Margaret of Anjou: difficult, dangerous, fascinating. A few of my favourite things.

Thanks Catherine – that was fascinating! Anyone fancy a little more detail? Our pleasure… 

Portraying the dynastic struggles of the Wars of the Roses as a medieval House of Cards, debut novelist Catherine Hokin re-interprets the story of Margaret of Anjou as a feminist re-telling of one of the bloodiest periods of English history. In a powerful revision of a woman frequently imagined only as the shadowy figure demonised by Shakespeare, Blood and Roses examines Margaret as a French Queen in a hostile country, born to rule but refused the right, as a wife trapped in marriage to a man born to be a saint and as a mother whose son meets a terrible fate she has set in motion. As Margaret desperately tries to stave off the judgement of history by writing her own truth—a desire she knows is almost certainly doomed – she unfolds a web of intrigue, shifting alliances and secrets and reveals herself as a woman forced to play the highest stakes to pull a throne from the spoils of the battlefield.

A key issue for historians has been the relationship between Margaret of Anjou and her husband Henry IV (who suffered from what has been described as narcolepsy, resulting in long periods of what are best described as coma) and the paternity of her son, born 8 years into what was a seemingly barren marriage. Blood and Roses offers a solution to the paternity question rooted in Margaret’s political acumen and her relationship with Jacquetta Woodville – a friendship which ended in a betrayal that has never been fully explored.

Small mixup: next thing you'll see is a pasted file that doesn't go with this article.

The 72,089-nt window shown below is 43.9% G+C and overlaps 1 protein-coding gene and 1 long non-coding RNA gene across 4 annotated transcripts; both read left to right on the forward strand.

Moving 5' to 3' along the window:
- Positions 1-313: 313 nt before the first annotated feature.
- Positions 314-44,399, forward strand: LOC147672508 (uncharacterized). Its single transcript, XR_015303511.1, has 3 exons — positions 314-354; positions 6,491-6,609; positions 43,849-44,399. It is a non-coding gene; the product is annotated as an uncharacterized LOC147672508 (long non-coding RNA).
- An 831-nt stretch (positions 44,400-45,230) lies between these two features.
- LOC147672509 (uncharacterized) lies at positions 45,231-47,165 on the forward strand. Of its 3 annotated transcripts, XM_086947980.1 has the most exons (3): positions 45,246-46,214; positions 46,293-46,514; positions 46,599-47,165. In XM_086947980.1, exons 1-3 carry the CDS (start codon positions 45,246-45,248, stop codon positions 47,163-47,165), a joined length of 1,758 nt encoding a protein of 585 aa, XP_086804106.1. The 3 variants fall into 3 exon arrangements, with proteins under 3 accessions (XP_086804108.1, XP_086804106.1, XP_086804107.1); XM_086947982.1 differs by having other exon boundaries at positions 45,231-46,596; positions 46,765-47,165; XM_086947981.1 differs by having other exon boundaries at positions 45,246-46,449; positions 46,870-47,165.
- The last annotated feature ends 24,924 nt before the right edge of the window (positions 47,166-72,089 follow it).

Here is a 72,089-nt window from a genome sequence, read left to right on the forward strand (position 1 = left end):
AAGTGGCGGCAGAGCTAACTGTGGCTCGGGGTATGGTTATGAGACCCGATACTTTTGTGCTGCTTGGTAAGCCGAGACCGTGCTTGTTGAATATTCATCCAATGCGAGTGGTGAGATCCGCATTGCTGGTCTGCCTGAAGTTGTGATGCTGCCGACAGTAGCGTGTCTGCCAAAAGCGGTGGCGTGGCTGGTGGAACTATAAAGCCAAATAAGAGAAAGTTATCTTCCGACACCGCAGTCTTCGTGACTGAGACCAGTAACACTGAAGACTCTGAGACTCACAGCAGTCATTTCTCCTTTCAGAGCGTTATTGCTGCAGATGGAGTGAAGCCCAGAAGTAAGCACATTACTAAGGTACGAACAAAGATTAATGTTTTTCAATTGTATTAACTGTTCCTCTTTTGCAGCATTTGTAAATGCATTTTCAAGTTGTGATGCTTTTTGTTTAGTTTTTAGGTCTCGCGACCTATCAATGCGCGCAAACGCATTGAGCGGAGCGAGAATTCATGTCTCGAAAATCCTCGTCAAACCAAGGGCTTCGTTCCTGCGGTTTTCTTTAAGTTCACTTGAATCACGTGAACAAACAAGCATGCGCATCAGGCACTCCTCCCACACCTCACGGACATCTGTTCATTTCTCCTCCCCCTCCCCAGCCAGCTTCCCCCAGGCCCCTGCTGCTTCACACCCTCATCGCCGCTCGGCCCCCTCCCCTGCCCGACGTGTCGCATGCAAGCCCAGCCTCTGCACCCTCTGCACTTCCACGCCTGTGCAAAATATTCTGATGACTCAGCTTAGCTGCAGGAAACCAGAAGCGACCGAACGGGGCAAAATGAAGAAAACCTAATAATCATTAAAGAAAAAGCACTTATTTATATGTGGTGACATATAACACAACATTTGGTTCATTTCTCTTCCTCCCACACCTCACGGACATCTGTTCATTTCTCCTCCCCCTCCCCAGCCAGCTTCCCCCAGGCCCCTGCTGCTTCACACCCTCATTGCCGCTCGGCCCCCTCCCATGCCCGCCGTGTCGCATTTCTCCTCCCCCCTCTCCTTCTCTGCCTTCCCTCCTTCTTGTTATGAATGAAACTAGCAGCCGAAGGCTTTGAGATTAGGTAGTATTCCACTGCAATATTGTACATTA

This is a novel about power: winning it, the sacrifices made for it and its value. It is also a novel about a woman out of her time, playing a game ultimately no one can control.

About the author

Catherine is a Glasgow-based author whose fascination with the medieval period began during a History degree which included studies into witchcraft, women and the role of political propaganda. This kick-started an interest in hidden female voices which resulted in her debut novel, Blood and Roses. The novel brings a feminist perspective to the story of Margaret of Anjou (1430-1482, wife of Henry VI) and her pivotal role in the Wars of the Roses, exploring the relationship between Margaret and her son and her part in shaping the course of the bloody political rivalry of the fifteenth century.  

Catherine also writes short stories – she was 3rd prize winner in the 2015 West Sussex Writers Short Story Competition and a finalist in the Scottish Arts Club 2015 Short Story Competition. She regularly blogs as Heroine Chic, casting a historical, and often hysterical, eye over women in history, popular culture and life in general. She is profiled in the March 2016 edition of Writing Magazine. For 2016 she has been awarded a place on the Scottish Book Trust Author Mentoring Programme to develop her second novel. In her spare time she listens to loud music, watches far too many movies and tries to remember to talk to her husband and children.

Catherine has an excellent website and blog, and you can follow her on Facebook and Twitter.